How To Get Rid of Flabby Arms

 

As a personal trainer, I get asked CONSTANTLY:

 

“How do I get rid of my flabby arms?”

 

People suffering from arm flab are also usually devoting an entire day of training to strictly arms. If you don’t like how any area looks, focusing on training that area lots should help, right?

 

Well, not really in this case. The reason your arms are flabby ISN’T because they’re not muscular enough.

 

Your arms are flabby because you’re carrying too much body fat.

 

We can’t “spot reduce” body fat. You can train areas where you want to lose body fat (common mistakes: flabby arms obviously, training abs lots to try to get a leaner midsection), but you can’t control where you lose body fat from.

 

Endless arm exercises won’t do anything to get rid of the layer of flab on your arms. It’ll just build bigger muscles underneath the fat.

 

So, we need to focus on getting rid of body fat.

 

 

 

How Do We Lose Body Fat?

Losing body fat requires one thing: calorie deficit. More calories burned than consumed.

 

Don’t know how to set up a calorie deficit? Check out this blog: How do I get rock hard abs?

 

Calorie deficit is the biggest key. Training CORRECTLY also makes a huge difference.

 

The more muscle you have, the faster your metabolism will be. The faster your metabolism is, the more calories your body will burn through in a day.

 

So, a faster metabolism makes it MUCH easier to create a calorie deficit, and in turn LOSE THE ARM FLAB.

 

 

Training For A Faster Metabolism

Muscle tissue takes calories to maintain/build. The more muscle tissue you have, the more calories it takes to maintain. This is how resistance training increases metabolic rate.

 

So, since larger muscles groups (i.e. legs, back) have much more muscle tissue than smaller muscles groups (i.e. the muscles of the arm: biceps, triceps); training/growing the larger muscle groups will have a much greater effect on increasing metabolism than training the smaller muscle groups.

 

Training the larger muscle groups will also take more energy expenditure, which leads to a greater caloric deficit.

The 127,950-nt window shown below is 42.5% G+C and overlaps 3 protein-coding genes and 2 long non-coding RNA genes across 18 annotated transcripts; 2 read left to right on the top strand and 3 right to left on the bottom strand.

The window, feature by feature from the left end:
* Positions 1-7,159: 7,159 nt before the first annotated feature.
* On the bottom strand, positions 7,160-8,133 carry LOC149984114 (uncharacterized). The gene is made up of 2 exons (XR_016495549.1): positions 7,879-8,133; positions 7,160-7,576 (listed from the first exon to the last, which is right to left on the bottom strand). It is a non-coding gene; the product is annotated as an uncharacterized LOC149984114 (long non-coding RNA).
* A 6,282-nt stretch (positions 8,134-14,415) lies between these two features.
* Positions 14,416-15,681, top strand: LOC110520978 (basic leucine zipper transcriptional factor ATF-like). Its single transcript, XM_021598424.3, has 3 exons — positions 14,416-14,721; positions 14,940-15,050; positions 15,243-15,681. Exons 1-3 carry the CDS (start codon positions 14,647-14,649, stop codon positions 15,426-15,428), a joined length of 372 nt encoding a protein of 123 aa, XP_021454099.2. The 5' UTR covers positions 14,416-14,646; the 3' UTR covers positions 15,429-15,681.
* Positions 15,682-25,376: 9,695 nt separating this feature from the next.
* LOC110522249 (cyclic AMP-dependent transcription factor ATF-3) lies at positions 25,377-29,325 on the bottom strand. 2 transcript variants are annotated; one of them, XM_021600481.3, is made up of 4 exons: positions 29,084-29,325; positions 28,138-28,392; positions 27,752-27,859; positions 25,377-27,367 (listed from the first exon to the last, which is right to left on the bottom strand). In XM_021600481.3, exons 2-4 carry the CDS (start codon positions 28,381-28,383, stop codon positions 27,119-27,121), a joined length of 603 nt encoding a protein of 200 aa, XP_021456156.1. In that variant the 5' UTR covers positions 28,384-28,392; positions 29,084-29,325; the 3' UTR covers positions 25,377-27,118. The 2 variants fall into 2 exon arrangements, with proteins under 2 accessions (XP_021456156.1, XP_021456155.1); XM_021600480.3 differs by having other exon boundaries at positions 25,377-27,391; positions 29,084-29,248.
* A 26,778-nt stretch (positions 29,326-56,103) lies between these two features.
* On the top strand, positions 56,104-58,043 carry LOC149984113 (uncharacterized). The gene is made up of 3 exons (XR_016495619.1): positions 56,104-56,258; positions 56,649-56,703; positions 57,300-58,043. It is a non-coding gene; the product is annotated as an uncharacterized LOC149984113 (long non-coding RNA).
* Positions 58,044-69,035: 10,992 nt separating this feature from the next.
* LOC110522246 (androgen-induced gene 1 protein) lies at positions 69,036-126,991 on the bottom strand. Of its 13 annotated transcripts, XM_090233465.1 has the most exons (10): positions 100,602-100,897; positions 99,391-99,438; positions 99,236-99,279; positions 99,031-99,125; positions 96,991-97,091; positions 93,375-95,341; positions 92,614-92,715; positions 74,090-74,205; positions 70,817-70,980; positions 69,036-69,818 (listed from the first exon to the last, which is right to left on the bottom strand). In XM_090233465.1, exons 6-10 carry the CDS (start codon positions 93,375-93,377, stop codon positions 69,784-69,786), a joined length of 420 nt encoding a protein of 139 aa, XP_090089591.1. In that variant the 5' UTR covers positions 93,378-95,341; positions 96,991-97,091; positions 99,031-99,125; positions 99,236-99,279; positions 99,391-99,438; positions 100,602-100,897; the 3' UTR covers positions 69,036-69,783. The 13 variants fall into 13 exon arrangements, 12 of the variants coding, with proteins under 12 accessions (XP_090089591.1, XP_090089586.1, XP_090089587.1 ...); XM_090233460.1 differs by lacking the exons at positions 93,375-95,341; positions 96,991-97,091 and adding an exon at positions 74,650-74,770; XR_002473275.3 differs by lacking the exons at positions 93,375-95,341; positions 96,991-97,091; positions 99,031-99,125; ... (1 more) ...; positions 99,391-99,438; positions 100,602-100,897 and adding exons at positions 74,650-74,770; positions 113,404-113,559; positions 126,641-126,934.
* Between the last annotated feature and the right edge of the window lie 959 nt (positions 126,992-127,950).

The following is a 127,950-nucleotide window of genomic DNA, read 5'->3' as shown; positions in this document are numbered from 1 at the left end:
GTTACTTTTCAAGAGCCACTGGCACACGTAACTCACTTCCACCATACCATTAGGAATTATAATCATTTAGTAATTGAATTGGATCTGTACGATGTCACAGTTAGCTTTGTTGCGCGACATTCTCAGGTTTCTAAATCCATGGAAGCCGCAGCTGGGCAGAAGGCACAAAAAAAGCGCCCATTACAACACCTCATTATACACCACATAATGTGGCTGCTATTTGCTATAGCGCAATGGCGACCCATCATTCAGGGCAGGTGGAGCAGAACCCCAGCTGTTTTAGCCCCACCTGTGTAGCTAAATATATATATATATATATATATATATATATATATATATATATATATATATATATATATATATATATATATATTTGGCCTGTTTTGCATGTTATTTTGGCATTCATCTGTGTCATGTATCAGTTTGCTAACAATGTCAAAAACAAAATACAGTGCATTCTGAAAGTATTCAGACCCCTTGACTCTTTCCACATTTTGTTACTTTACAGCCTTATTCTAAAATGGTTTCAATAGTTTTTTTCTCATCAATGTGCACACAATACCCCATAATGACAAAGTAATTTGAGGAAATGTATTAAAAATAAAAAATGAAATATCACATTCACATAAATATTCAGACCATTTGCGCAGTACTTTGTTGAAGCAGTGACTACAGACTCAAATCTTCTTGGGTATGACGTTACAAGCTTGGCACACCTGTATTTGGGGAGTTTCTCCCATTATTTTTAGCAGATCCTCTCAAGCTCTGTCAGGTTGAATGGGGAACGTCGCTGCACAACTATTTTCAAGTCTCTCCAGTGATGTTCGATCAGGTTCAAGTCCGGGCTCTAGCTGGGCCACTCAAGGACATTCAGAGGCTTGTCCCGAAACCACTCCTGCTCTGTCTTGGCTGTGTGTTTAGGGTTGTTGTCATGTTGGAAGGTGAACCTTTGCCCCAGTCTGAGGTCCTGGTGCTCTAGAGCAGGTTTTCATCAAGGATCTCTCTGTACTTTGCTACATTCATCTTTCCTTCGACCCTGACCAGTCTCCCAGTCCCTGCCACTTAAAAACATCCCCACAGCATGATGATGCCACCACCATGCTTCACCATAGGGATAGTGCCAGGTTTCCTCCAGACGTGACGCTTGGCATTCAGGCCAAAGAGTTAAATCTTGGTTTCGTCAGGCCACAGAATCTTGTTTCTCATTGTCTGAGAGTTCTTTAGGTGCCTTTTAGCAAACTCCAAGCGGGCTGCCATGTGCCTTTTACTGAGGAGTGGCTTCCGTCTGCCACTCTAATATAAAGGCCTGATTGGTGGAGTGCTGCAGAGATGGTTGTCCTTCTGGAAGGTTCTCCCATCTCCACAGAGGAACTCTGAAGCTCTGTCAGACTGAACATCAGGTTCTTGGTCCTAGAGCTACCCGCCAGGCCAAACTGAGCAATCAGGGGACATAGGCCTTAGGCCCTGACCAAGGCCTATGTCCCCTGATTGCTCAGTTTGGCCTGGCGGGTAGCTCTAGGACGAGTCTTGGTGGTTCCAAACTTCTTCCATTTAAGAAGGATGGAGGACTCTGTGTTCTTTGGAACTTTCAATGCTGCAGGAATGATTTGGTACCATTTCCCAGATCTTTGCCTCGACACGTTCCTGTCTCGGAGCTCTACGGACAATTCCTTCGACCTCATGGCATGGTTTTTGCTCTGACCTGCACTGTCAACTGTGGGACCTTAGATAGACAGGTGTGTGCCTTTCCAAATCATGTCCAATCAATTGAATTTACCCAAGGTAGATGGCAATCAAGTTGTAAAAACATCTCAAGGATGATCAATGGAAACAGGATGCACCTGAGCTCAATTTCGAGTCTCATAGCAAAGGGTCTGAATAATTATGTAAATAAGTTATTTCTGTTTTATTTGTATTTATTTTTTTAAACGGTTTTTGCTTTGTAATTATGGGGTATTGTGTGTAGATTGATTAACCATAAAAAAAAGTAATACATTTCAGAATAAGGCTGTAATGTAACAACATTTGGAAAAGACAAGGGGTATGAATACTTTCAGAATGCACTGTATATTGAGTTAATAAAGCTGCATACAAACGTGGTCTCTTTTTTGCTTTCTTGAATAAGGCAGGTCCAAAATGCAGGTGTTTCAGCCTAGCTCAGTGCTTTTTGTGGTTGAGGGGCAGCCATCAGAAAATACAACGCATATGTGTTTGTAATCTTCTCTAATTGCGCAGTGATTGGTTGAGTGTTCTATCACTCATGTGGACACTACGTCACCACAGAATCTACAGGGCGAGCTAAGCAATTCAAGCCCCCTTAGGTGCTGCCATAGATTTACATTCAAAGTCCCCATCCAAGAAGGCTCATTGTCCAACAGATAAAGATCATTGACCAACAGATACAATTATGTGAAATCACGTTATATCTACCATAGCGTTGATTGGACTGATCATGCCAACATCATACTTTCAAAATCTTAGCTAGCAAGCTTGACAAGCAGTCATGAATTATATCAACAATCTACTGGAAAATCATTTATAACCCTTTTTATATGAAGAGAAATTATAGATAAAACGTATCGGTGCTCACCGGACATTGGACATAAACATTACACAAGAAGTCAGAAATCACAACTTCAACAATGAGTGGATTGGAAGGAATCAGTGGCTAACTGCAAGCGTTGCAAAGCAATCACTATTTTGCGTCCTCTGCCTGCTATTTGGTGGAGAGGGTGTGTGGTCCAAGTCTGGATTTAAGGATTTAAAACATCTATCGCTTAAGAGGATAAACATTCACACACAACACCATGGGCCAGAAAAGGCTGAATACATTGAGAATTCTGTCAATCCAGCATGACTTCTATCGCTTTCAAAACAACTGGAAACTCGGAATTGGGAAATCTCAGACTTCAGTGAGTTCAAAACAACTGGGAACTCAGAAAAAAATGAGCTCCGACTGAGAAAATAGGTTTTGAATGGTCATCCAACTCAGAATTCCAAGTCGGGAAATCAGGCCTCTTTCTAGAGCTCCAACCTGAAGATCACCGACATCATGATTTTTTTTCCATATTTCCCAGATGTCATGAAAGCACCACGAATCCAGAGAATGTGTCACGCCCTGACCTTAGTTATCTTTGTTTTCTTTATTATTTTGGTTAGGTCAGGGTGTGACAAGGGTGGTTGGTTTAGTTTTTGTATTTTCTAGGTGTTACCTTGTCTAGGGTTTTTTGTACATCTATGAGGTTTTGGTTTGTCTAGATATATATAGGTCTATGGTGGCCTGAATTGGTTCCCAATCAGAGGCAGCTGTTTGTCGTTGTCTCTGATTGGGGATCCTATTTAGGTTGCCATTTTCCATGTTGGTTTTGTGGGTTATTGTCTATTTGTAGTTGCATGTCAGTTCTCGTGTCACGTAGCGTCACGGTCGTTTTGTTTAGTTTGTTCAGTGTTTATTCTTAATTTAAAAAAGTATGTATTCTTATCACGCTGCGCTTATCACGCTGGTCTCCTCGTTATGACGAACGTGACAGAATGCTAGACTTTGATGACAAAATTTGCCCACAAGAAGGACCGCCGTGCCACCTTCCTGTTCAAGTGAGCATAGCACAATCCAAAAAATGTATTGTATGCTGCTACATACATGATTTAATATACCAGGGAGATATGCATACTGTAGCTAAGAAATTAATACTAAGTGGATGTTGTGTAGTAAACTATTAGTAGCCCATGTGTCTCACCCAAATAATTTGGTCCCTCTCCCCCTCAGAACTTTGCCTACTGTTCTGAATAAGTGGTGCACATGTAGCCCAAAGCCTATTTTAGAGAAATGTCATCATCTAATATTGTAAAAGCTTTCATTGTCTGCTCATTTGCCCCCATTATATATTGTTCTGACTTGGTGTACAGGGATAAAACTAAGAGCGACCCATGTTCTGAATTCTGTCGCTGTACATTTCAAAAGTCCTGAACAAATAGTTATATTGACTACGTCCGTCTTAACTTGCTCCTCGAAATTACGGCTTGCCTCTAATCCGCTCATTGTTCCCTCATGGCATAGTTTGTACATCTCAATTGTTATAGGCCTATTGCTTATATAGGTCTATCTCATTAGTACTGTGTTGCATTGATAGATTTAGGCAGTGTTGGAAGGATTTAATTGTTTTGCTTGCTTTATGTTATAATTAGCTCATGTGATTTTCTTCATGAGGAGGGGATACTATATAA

So, to get rid of flabby arms: the focus of your training should be working as many muscle groups as possible during your training sessions.

 

 

Use one of the following training splits:

*(Exercise listed are examples of effective movements to incorporate. Feel free to substitute what works for you.)

 

 

Full Body (3 days/week)

Monday: Barbell squats, barbell hip thrusts, dumbbell rows, bench press.

Wednesday: Deadlift, walking lunge, barbell overhead press, chin-ups.

Friday: Bulgarian split squats, Romanian deadlifts, incline press, t-bar rows.

Other days: Rest.

 

OR

 

Upper/Lower (4 days/week)

Monday: Lower body. Front squat, hip thrust, leg press.

Tuesday: Upper body. Barbell row, incline press, Chin-up, Arnold press.

Thursday: Lower body. Deadlift, Bulgarian split squat, reverse lunge.

Friday: Upper body. Dumbbell row, dips, lat-pulldown, barbell overhead press.

 

Both of the above training splits allow you to train the ENTIRE BODY at least twice per week, while also allowing adequate time for recovery, AND for you to have a life outside the gym.

 

Since you’re going to be training lots of different muscle groups during each training session, make your workouts as quick and efficient as possible by focusing on multi-joint movements. Multi-joint movements are movements that get multiple joint and muscle groups involved at once.

 

What makes multi-joint movements more effective?

 

 

Compare: chin up vs. bicep curl.

 

When we perform a bicep curl, the relatively small muscle of the bicep is doing the majority of the work. Not a lot of “bang for your buck” with this movement.

 

VS.

 

When we do a chin-up, not only are the muscles of the back and core working, but the biceps are working extremely hard as well. We’re working the biceps just like with the curls, but training lots of other muscles as well.

 

 

Cut the arm flab out of your life for good. Focus on a calorie deficit and training the entire body, not just the arms.